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Parliament Passes Offshore Areas Mineral (Development and Regulation) Amendment Bill, 2023 Boosting Resource Development

Two types of operating rights are to be granted to the private sector through auction by competitive bidding, viz. production lease and composite license.

Shivangi Rai
The Bill was passed by Lok Sabha on August 1, 2023. (Image Courtesy- Pixabay)
The Bill was passed by Lok Sabha on August 1, 2023. (Image Courtesy- Pixabay)

The Rajya Sabha passed the Offshore Areas Mineral (Development and Regulation) Amendment Bill, 2023 yesterday which seeks to make amendments to the Offshore Areas Mineral (Development and Regulation) Act, 2002 (‘OAMDR Act’).

The Bill was passed by Lok Sabha on August 1, 2023. The Bill will now be sent to the President of India for assent.

The proposed amendment in the Act will bring major reform by introducing auction as the method of allocation of operating rights in offshore areas.

The OAMDR Act, 2002 came into force in 2010. However, no mining activity has been undertaken in the offshore areas till date. Hence, the Central Government has proposed the present Amendment Bill to bring several reforms in the offshore mining sector.

The OAMDR Act in its current form contains scope for discretion and does not provide for fair and transparent allocation of operating rights in the offshore areas. The Mines and Minerals (Development and Regulation) Act, 1957 (MMDR Act) was amended in January 2015 to provide for the allocation of mineral concessions in onshore areas through auction.

Since its implementation, 286 mineral blocks have been auctioned for grant of mining lease or composite licence. The transparent process has also generated additional revenue sources for the State Governments in terms of auction premiums. The introduction of the auction regime through the present amendment in the OAMDR Act is expected to provide the necessary energy to the sector.

India has a unique maritime position. India’s Exclusive Economic Zone (EEZ) of over two million square kilometers holds significant recoverable resources. GSI has delineated the resources of the following minerals in the offshore areas:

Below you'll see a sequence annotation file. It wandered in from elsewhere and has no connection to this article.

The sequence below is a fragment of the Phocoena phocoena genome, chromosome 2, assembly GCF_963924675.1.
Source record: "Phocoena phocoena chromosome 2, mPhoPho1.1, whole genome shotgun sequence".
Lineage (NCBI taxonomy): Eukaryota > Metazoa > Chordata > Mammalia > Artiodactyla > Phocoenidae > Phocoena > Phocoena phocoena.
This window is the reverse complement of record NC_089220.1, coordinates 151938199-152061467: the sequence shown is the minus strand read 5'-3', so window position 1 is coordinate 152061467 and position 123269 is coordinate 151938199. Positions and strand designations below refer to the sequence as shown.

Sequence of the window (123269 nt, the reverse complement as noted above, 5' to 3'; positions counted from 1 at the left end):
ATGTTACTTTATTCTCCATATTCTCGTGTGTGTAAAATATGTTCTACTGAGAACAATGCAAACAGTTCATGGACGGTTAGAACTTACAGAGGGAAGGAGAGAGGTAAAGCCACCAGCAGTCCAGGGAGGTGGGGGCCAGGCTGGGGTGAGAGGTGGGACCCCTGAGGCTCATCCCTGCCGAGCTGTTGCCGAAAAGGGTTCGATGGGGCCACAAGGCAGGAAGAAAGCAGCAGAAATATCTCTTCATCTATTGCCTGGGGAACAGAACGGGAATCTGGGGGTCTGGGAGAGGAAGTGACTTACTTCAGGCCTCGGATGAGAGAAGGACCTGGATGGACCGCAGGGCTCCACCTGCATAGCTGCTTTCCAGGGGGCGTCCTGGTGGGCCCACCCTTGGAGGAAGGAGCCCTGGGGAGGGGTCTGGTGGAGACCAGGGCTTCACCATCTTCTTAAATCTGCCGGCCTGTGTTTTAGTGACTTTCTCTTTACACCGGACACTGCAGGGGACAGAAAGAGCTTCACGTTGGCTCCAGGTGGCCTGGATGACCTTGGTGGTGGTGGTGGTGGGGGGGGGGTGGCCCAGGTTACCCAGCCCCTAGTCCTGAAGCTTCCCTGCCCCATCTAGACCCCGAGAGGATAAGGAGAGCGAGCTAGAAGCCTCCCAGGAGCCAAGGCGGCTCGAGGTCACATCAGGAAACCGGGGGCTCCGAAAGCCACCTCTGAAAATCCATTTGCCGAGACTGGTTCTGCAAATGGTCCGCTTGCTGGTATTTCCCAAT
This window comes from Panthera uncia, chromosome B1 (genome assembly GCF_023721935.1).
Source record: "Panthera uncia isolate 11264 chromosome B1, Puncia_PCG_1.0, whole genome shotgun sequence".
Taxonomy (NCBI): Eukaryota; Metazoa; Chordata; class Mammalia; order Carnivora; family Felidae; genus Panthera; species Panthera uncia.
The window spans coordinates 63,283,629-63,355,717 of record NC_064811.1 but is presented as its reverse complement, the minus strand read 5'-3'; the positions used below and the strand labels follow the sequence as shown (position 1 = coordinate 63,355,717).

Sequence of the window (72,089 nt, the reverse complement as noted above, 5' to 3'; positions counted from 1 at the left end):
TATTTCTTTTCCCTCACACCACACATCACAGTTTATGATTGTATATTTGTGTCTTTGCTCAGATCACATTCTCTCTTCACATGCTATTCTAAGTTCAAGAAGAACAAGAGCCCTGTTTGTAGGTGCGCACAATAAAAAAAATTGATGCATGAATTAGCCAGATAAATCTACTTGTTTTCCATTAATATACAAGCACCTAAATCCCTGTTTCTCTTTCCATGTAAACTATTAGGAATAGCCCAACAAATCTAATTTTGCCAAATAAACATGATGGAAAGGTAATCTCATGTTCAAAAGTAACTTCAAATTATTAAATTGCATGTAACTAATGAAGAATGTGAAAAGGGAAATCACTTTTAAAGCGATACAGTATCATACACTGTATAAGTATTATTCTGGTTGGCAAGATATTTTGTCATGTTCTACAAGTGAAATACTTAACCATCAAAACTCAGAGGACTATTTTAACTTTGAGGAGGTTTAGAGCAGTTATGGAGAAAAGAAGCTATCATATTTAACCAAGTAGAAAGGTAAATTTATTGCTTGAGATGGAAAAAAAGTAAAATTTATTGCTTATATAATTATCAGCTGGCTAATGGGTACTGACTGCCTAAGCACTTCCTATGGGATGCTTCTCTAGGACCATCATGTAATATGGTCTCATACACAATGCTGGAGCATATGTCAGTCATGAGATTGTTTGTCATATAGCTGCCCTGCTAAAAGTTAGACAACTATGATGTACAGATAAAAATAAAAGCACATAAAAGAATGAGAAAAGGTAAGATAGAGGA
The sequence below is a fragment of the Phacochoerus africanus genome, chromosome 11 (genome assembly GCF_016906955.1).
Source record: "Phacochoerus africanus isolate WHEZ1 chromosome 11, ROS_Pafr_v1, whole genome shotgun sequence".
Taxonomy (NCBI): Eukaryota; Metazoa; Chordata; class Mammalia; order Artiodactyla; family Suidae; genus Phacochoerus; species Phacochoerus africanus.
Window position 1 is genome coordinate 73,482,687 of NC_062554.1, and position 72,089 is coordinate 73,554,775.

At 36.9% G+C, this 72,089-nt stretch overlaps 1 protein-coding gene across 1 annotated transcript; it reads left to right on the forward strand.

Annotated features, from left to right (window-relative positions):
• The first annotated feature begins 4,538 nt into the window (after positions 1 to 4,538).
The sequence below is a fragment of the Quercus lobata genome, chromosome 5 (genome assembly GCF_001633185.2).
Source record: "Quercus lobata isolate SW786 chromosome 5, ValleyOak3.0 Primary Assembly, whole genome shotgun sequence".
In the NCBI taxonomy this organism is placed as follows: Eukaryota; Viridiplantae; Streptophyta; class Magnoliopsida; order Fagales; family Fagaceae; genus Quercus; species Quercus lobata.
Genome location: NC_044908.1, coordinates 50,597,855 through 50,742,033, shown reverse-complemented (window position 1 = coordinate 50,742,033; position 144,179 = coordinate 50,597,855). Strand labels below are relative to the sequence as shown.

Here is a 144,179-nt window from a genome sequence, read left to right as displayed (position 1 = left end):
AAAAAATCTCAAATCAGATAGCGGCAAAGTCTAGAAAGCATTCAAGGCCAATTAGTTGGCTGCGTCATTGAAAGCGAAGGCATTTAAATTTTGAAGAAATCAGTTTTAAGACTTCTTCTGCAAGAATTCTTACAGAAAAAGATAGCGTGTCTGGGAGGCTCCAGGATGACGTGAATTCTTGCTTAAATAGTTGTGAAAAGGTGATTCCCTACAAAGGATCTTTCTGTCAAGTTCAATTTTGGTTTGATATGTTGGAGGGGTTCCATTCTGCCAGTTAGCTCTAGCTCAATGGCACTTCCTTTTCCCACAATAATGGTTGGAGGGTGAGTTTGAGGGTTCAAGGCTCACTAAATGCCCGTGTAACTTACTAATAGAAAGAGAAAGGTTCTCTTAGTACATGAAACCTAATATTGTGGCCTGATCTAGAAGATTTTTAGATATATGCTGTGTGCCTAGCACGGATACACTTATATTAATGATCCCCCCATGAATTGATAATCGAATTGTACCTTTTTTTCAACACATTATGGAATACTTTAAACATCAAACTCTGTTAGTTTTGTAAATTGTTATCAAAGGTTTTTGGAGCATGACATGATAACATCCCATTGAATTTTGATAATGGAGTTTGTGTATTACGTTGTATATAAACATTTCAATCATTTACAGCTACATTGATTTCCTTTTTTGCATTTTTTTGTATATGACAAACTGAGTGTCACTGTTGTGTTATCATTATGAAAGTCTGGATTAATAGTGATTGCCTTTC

• 1,53,996 million tons of lime mud within the EEZ off Gujarat and Maharashtra coasts.

  • 745 million tons of construction-grade sand off the Kerala coast.

  • 79 million tons of heavy mineral placers in the inner-shelf and mid-shelf off Odisha, Andhra Pradesh, Kerala, Tamil Nadu, and Maharashtra.

  • Phosphorite in the Eastern and Western continental margins.

  • Polymetallic Ferromanganese (Fe-Mn) nodules and crusts in the Andaman Sea and Lakshadweep Sea.

As India aims to become a high-growth economy, it needs to harness its maritime resources to their optimal capacity. In order to harness the full potential of these maritime resources, it is imperative to encourage the participation of the public and private sectors. The private sector will bring the necessary expertise and technology to explore and mine the mineral resources present in the EEZ.

The salient features of the Amendment Bill are as under:

1. Two types of operating rights to be granted under the Act to the private sector only through auction by competitive bidding, viz. production lease and composite license.     

2. Composite license introduced in the Act is a two-stage operating right granted for the purpose of undertaking exploration followed by production operation.

3. Operating rights to be granted to PSUs in the mineral-bearing areas reserved by the Central Government.

4. Provision has been made for the grant of operating rights only to PSUs in the case of atomic minerals.

5. Provision for renewal of production leases has been removed and its period is fixed as 50 years on lines similar to the MMDR Act.

6. A limit has been introduced on the total area one person can acquire in offshore. Now, a person cannot acquire more than 45 minutes latitude by 45 minutes longitude in respect of any mineral or prescribed group of associated minerals under one or more operating rights (taken together).

7. To ensure the availability of funds for exploration, mitigation of the adverse impact of offshore mining, disaster relief, research, interest and benefit of the persons affected by exploration or production operations, etc., a provision has been made for setting up of a non-lapsable Offshore Areas Mineral Trust which will maintain a fund under the Public Account of India. This will be funded by an additional levy on the production of minerals, not exceeding one-third of the royalty. The exact rate of additional levy will be prescribed by the Central Government.

8. To promote ease of doing business, a provision has been made for easy transfer of composite license or production lease.

9. To ensure the timely start of production from the leases, the bill introduces the timelines for the commencement of production and dispatch after the execution of the production lease.

10. Royalty, auction premium, and other revenues from the production of minerals from offshore areas shall accrue to the Government of India.

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